Welcome back to Spatial Beats. This week, it’s all about recapping the spatial happenings at CES. The Consumer Everything Show as we call it, attracts more than 200,000 people from all over the world to Las Vegas each year. For tech investors and writers, entrepreneurs and manufacturers, it is the place to make deals and soak in the zeitgeist. The events that took place online, which were seen by many more people than would have participated in person, suffered from the same lack of presence and commitment that derails all virtual conferences.
Hot topics included Healthtech, foldable screens and 5G (yes, again). Here come the high tech masks. You’re going to need them in the new normal and, hopefully, at CES back in the real world, 2022. Here are round ups of the show from Forbes, Flipboard, CNet, Wired, and Financial Times.
Panasonic’s VR glasses debuted at CES with a steampunk look. The glasses have micro OLED panels and support HDR. For audio, the product uses built-in headphones. The product might be targeting 5G networks when they roll out for virtual travel and VR sports. They were also showing off their new HUD tech for vehicles.
Sony unveils a new virtual concert experience at CES. Artist Madison Beer, as a virtual avatar, performed her song “Boyshit” on a virtual stage before a virtual live audience. She was actually in a VR suit performing in a studio. The experience will debut this winter on PSVR and Oculus.
Vuzix’s new microLED smart glasses look like eyewear you’d want to wear in public. The glasses are more heads-up displays than true AR and are designed to mirror info from a connected smartphone. Although there is currently not a release date, product name, or a price point, it is expected to release sometime over the summer according to rumors.
Lenovo introduced the ThinkReality A3 AR glasses for enterprise at CES. The glasses tether to a PC or select Motorola smartphones via USB-C cable to enable smart workers to view documents, collaborate, and visualize schematics. The glasses will be available in select worldwide markets in mid-2021.
YouTube Channel Defunctland recreates Disney’s retired 20,000 Leagues Under The Sea attraction in VR. 20,000 Leagues Under the Sea can be experienced with a PC VR headset by downloading a .exe of the VR app [with VR and non-VR capabilities] or through YouTube’s 360 degree video feature. The Defunctland VR team is a non-profit, volunteer-run preservation/passion project and they plan to continue to digitally archive other attractions in VR.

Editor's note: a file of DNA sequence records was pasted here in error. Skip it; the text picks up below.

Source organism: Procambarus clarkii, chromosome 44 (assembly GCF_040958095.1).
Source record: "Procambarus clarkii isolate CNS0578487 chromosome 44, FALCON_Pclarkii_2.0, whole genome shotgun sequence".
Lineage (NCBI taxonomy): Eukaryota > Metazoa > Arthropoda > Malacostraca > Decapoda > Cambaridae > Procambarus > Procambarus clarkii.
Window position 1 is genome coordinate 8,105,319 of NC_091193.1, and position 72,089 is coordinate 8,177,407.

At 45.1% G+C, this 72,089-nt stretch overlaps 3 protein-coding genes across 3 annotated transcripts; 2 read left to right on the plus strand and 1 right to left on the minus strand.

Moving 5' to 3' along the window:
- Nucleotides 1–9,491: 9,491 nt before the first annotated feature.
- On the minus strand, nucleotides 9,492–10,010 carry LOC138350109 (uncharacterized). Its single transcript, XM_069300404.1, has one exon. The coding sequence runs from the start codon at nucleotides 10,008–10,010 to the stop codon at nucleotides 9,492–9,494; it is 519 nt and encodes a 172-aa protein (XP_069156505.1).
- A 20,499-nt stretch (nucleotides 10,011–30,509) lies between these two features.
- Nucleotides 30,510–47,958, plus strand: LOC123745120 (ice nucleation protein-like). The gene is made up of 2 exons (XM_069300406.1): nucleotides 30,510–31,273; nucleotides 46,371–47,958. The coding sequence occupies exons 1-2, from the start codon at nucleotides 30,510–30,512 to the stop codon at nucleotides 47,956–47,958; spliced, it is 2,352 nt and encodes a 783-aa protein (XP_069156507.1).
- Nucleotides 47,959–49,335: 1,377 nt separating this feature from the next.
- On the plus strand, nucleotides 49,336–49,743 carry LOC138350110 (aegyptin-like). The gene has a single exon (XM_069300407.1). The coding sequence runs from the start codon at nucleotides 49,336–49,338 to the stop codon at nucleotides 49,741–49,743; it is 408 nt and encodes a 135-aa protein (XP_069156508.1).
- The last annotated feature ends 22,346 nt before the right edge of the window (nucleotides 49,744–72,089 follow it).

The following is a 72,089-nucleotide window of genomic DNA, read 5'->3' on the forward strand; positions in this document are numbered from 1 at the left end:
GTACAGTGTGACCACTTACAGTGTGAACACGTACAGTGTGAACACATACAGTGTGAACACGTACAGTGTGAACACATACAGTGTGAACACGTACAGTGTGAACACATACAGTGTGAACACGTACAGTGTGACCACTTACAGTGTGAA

ThirdEye Launches AR/MR Software Digital Ecosystem for Enterprise. The company now provides end-to-end AR solutions through its X2 MR Smartglasses, Mobile Device Management, and RemoteEye and RespondEye software all from one vendor. ThirdEye products are targeted for healthcare, government and field services.
CREAL reveals its first light-field prototype AR & VR headsets. Compared to other displays, light field displays generate images that reflect how we see light in the real world. The company’s goal is to not build its own headsets but to instead provide its light field technology to other headset makers.
SenseGloves Nova, which are haptic feedback gloves for professional VR training, were announced at CES. The product increases and improves upon haptic feedback, form factor, and hand tracking to enable a user’s feeling of shapes, textures, and resistance in VR. The company plans to ship its first SenseGloves Nova gloves in March 2021 and can be pre-ordered at $5,000 for a set of two gloves on the SenseGlove website.
Looking Glass Portrait, a personal holographic display, ends its Kickstarer campaign, raising over $2.5M. This product can turn any 2D photo into a 3D hologram with Looking Glass Factory’s cloud-based service. The product can still be pre-ordered on Indiegogo for $249 and plans to ship in May 2021.
Roblox raises $520M in a private funding round ahead of IPO. The company’s valuation is currently at $29.5 billion and plans to go public via direct listing after delaying their IPO at the end of 2020 due to the unexpected soar of Airbnb and DoorDash stocks at their debut. The company plans on raising more money in the near future.
Zoom plans to explore and expand beyond videoconferencing. The company is currently developing an email service to compete with Google and Microsoft. A calendar app may also be in the works.
Snap acquires Streetcred, a location data startup. The acquisition includes four team members from Streetcred, where they’ll be working on map and location-related products. With this acquisition, the company will be able to build on Snapmap and location lenses.
This Week in XR is now a podcast hosted by Paramount’s Futurist Ted Schilowitz and Charlie Fink, the author of this weekly column. You can find it on podcasting platforms Spotify, iTunes, and YouTube. Watch the latest episode below.
Charlie Fink is an author and futurist focused on spatial computing. See his books here. Spatial Beats contains insights and inputs from Fink’s collaborators including Paramount Pictures futurist Ted Shilowitz.